A Qassam rocket landed yesterday in the industrial zone located south of Ashkelon. There were no casualties or damage, but there is growing concern about the vulnerability of strategic sites in the area.

At noon yesterday the Red Dawn early-warning system identified a Qassam launch. According to the Israel Defense Forces, the rocket was launched from the area of the razed settlement of Dugit in the northern Gaza Strip. It landed near a factory in Ashkelon's southern industrial zone. Police sappers removed the remains of the rocket.

Last Thursday, another Qassam rocket landed not far from yesterday's site. To date, three Qassams have landed in the industrial region in south Ashkelon: the first one, two-and-a-half years ago; the other two in the past four days.

Officials in the defense establishment explain that this is not a question of a new type of rocket, rather the Qassams are now being set off from launching pads that are moving closer to Israel following the disengagement from the Gaza Strip.

The IDF recently installed the Red Dawn system in the industrial zone and southern neighborhoods of Ashkelon. However, the system will only begin to operate fully in two or three weeks, a delay that mystifies Ashkelon's mayor, Roni Mehatzri: "I don't understand why they have to wait and aren't doing this now," he said.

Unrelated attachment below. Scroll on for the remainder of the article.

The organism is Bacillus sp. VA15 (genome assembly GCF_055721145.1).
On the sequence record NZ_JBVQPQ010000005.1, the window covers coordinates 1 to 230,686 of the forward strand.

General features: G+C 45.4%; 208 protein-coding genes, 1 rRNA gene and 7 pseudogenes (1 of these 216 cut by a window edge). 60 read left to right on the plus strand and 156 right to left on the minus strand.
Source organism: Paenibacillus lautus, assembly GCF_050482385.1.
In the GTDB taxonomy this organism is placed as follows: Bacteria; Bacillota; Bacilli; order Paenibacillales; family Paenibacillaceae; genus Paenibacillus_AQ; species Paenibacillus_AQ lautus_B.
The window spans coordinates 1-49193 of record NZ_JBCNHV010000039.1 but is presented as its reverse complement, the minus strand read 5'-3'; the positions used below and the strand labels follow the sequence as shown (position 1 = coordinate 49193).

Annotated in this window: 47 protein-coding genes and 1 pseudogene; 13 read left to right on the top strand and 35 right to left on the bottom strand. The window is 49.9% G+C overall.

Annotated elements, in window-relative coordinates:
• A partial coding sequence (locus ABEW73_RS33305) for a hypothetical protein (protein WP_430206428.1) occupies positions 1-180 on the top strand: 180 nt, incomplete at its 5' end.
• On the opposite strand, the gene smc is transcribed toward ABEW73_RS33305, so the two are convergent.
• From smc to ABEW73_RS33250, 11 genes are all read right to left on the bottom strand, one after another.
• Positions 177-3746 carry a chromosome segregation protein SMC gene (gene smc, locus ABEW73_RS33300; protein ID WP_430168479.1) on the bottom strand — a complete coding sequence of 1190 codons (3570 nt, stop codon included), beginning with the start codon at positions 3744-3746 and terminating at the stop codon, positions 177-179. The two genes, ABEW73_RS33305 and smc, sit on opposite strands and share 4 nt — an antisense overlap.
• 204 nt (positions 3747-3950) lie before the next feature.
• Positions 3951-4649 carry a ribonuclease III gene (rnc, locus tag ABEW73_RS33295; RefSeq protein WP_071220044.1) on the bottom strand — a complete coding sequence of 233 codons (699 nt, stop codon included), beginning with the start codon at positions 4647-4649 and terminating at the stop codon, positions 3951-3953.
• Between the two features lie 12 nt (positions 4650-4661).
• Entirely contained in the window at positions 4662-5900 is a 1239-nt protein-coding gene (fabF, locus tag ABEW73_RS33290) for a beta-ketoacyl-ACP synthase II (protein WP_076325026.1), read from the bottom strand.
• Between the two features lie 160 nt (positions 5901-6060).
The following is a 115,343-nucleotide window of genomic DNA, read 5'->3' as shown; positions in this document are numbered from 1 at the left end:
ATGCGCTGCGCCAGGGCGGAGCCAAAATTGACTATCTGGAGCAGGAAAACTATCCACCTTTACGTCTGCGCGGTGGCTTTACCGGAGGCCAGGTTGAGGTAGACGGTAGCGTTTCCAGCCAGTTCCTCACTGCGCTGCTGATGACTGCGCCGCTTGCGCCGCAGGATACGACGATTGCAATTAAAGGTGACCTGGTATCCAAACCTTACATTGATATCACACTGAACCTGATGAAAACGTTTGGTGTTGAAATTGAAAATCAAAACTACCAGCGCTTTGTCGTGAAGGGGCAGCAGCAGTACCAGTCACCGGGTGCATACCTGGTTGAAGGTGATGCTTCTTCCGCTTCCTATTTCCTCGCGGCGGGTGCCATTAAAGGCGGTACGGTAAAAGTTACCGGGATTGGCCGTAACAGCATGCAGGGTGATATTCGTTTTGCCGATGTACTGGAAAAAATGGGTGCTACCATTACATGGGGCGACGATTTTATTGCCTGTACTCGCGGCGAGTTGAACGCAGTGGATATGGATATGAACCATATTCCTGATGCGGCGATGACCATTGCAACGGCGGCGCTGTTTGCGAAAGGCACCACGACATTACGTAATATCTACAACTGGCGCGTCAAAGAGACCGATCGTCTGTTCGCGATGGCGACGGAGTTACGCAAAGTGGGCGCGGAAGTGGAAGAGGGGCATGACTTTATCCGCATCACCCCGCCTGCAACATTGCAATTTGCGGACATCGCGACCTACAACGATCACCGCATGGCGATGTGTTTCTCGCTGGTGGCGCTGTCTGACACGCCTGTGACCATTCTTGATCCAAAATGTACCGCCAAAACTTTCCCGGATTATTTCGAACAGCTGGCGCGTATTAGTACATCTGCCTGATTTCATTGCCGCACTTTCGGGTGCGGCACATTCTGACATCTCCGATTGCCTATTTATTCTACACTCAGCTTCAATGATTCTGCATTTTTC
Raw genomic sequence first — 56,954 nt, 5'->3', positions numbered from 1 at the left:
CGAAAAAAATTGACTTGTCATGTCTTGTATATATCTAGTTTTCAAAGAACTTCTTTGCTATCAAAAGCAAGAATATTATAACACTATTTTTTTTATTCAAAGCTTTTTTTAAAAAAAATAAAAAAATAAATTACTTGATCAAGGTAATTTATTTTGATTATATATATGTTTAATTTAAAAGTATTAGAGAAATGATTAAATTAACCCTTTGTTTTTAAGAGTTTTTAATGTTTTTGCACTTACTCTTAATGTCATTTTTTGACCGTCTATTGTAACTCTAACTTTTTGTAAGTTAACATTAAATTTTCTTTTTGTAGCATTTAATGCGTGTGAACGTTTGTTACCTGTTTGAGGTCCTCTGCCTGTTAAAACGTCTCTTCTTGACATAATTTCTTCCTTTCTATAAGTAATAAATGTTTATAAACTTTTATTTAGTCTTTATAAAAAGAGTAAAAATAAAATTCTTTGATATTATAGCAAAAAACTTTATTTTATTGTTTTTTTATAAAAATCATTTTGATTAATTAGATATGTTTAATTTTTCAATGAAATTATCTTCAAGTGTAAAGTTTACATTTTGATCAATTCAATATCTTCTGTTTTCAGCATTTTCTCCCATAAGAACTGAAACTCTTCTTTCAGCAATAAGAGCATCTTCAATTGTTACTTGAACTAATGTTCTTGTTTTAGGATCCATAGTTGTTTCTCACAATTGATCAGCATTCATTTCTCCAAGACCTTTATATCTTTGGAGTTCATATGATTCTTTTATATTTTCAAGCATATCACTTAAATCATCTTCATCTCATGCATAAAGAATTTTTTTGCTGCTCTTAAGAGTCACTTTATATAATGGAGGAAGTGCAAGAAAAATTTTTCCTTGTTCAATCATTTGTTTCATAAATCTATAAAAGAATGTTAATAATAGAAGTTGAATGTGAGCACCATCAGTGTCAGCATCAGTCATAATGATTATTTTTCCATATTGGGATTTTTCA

Mehatzri spoke with Defense Minister Shaul Mofaz following yesterday's rocket attack.

"I was assured that the response will be such that this will not continue," Mehatzri said. "There is no doubt that the Qassams have begun to bother residents."

Mehatzri also spoke yesterday with IDF officials, including the commander of the Home Front Command. "I don't understand how they can permit fire from an area like the former settlement Dugit, toward Ashkelon. I simply do not understand how such a thing happens. Such a reality must not be allowed to exist here and that's what I'm angry about," the mayor said last night.

Mehatzri is certain the army can prevent the rockets from landing in Ashkelon: "The IDF could provide a better response to these threats if it operated near the border - [near] the areas where the Qassams are launched. If the army were operating there, the Qassams wouldn't be reaching Ashkelon. I'm not panicking, but I am certainly worried about the situation. You can't remain indifferent. Apparently the IDF isn't doing enough in these areas."

Mehatzri is convening a special meeting today to discuss the matter with the police and Home Front Command.